Moreover, the sum of this information, including quantitative and imaging biomarkers, genetic predispositions and phenotypes, can help develop computer-assisted prediction models that will provide clinicians with a priori information on lesion classification (figure 6) and, possibly, predictive therapy response. It is with this sensible combination of recent technical and methodological advances that we need to look beyond simple imaging and move away from a "me > you" perspective to a collaborative and innovation-centric perspective on how to best assess disease and help patients most effectively.

Figure 6: Patient with prostate cancer undergoing dual-tracer PET/MRI and subsequent ex vivo histopathology of the prostate. Combined PET/MRI includes T2-weighted MRI for anatomical referencing, Diffusion weighted imaging (DWI) for estimating cellular density and sequential Ga-68 PSMA and F-18 FCH imaging. Multiparametric image data processing supports the extraction of specific image features that are entered into a machine-learning (ML) process and subsequent computer-supported classifiers, which, based on sufficient and validated training efforts, permit the delineation and classification of tumor heterogeneity. Image courtesy of Laszlo Papp and Dr. Markus Hartenbach, Medical University Vienna, Austria.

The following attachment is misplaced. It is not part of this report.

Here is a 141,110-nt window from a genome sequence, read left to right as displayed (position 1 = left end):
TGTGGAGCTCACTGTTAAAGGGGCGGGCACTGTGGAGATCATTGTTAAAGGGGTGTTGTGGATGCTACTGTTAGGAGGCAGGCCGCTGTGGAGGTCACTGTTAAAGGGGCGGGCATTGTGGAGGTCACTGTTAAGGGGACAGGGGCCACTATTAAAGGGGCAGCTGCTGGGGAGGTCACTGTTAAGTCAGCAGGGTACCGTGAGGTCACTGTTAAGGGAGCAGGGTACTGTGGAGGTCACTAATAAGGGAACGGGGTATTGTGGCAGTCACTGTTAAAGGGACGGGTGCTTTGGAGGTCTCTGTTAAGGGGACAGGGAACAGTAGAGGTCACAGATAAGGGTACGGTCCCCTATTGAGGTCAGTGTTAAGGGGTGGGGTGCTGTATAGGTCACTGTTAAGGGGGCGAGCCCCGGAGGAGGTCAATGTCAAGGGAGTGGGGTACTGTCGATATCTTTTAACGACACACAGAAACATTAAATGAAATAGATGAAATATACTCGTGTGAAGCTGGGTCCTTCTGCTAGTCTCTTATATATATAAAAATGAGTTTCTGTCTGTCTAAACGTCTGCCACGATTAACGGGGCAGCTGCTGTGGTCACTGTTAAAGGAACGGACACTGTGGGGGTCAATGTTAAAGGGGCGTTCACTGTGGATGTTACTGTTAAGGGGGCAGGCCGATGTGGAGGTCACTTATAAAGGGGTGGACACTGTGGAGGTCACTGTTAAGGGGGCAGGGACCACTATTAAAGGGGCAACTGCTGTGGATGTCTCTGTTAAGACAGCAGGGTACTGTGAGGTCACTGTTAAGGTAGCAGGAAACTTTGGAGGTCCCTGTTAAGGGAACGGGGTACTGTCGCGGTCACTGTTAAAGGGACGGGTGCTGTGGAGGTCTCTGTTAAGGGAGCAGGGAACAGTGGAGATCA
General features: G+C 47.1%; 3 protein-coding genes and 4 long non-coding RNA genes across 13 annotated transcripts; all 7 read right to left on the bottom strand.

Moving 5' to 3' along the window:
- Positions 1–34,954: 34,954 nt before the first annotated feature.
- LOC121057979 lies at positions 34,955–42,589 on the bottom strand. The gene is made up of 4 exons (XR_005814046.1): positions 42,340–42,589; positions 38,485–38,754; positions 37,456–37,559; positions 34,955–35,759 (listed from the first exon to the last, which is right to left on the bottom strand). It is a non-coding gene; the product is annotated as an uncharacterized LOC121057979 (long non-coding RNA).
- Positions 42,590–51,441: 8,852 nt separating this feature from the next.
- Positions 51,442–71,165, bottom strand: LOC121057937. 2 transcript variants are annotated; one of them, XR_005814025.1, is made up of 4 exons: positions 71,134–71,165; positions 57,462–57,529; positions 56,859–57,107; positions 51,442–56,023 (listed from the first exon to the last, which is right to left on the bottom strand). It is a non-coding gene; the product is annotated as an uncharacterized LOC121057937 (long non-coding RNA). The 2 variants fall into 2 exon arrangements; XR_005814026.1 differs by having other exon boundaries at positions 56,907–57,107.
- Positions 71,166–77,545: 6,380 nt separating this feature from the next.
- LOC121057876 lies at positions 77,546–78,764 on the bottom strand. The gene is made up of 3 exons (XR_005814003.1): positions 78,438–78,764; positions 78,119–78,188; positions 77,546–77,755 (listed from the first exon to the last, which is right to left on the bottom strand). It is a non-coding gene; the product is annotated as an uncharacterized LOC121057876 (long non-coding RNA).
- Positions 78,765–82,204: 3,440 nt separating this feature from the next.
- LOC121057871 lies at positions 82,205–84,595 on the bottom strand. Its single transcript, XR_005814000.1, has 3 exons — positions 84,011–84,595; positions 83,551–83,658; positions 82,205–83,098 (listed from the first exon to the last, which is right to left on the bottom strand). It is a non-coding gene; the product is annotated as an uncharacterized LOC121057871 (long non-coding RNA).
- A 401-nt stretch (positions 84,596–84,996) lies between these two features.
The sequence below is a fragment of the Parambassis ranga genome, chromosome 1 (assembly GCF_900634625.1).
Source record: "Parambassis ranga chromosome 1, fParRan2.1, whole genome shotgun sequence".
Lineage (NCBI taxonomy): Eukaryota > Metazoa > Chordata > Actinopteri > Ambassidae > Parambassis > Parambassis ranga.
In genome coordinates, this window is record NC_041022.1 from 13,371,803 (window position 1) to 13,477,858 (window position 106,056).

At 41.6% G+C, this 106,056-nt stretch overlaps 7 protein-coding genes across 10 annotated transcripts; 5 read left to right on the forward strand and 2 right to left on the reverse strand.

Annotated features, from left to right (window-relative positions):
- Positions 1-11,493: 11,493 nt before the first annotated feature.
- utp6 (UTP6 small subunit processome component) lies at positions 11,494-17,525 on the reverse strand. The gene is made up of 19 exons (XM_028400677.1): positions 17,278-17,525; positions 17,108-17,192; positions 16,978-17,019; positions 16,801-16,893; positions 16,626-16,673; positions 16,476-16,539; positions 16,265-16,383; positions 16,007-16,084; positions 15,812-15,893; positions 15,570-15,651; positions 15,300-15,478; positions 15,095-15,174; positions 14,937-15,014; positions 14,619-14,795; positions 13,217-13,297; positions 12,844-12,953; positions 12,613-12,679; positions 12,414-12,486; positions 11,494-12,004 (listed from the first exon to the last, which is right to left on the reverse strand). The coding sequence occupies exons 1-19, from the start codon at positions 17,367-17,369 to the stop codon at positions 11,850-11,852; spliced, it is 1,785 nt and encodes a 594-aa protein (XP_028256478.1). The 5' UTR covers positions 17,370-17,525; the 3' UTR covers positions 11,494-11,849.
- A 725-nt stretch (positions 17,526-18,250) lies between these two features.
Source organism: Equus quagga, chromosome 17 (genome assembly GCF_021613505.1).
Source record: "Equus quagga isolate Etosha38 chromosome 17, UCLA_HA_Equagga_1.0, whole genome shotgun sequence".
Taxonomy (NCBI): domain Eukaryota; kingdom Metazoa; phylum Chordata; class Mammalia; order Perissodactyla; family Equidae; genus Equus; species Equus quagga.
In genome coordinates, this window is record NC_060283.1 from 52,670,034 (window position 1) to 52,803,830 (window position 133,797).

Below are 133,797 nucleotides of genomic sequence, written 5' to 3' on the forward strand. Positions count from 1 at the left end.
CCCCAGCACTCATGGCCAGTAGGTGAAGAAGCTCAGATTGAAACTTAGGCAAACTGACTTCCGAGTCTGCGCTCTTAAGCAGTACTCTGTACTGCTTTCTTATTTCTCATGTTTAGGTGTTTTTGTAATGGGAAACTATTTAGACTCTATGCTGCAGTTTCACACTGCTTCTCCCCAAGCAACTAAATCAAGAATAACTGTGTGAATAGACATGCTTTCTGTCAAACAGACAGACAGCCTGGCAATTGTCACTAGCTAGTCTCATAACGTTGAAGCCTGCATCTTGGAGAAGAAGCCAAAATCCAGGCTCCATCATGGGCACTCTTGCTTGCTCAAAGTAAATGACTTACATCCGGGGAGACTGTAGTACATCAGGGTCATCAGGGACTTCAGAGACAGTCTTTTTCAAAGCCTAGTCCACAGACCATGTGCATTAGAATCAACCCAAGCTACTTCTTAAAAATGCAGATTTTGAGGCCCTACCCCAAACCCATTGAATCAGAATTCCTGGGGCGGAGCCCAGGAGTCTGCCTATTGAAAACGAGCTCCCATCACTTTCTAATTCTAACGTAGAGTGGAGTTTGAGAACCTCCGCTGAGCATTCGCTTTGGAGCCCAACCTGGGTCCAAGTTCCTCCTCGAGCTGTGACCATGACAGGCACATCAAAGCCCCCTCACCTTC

If you would like to learn more about this approach to applied diagnostics, or become part of it, you may want to attend the next cross-specialty symposium, "Applied Diagnostics for Effective Cancer Treatment" (www.applied-diagnostics.eu) in Vienna in late September. There, you will find a forum of experts from both academia and industry in the field of molecular pathology, nuclear medicine, clinical pharmacology, and beyond who share this vision and like to engage in advancing effective and individualized treatments based on novel and validated diagnostic approaches.

Dr. Marcus Hacker is full professor of nuclear medicine at the department of biomedical imaging and image-guided therapy of the Medical University of Vienna. His research focuses on advanced molecular imaging concepts in cardiology and oncology and he is co-investigator of the Ludwig Boltzmann Institute for Applied Diagnostics.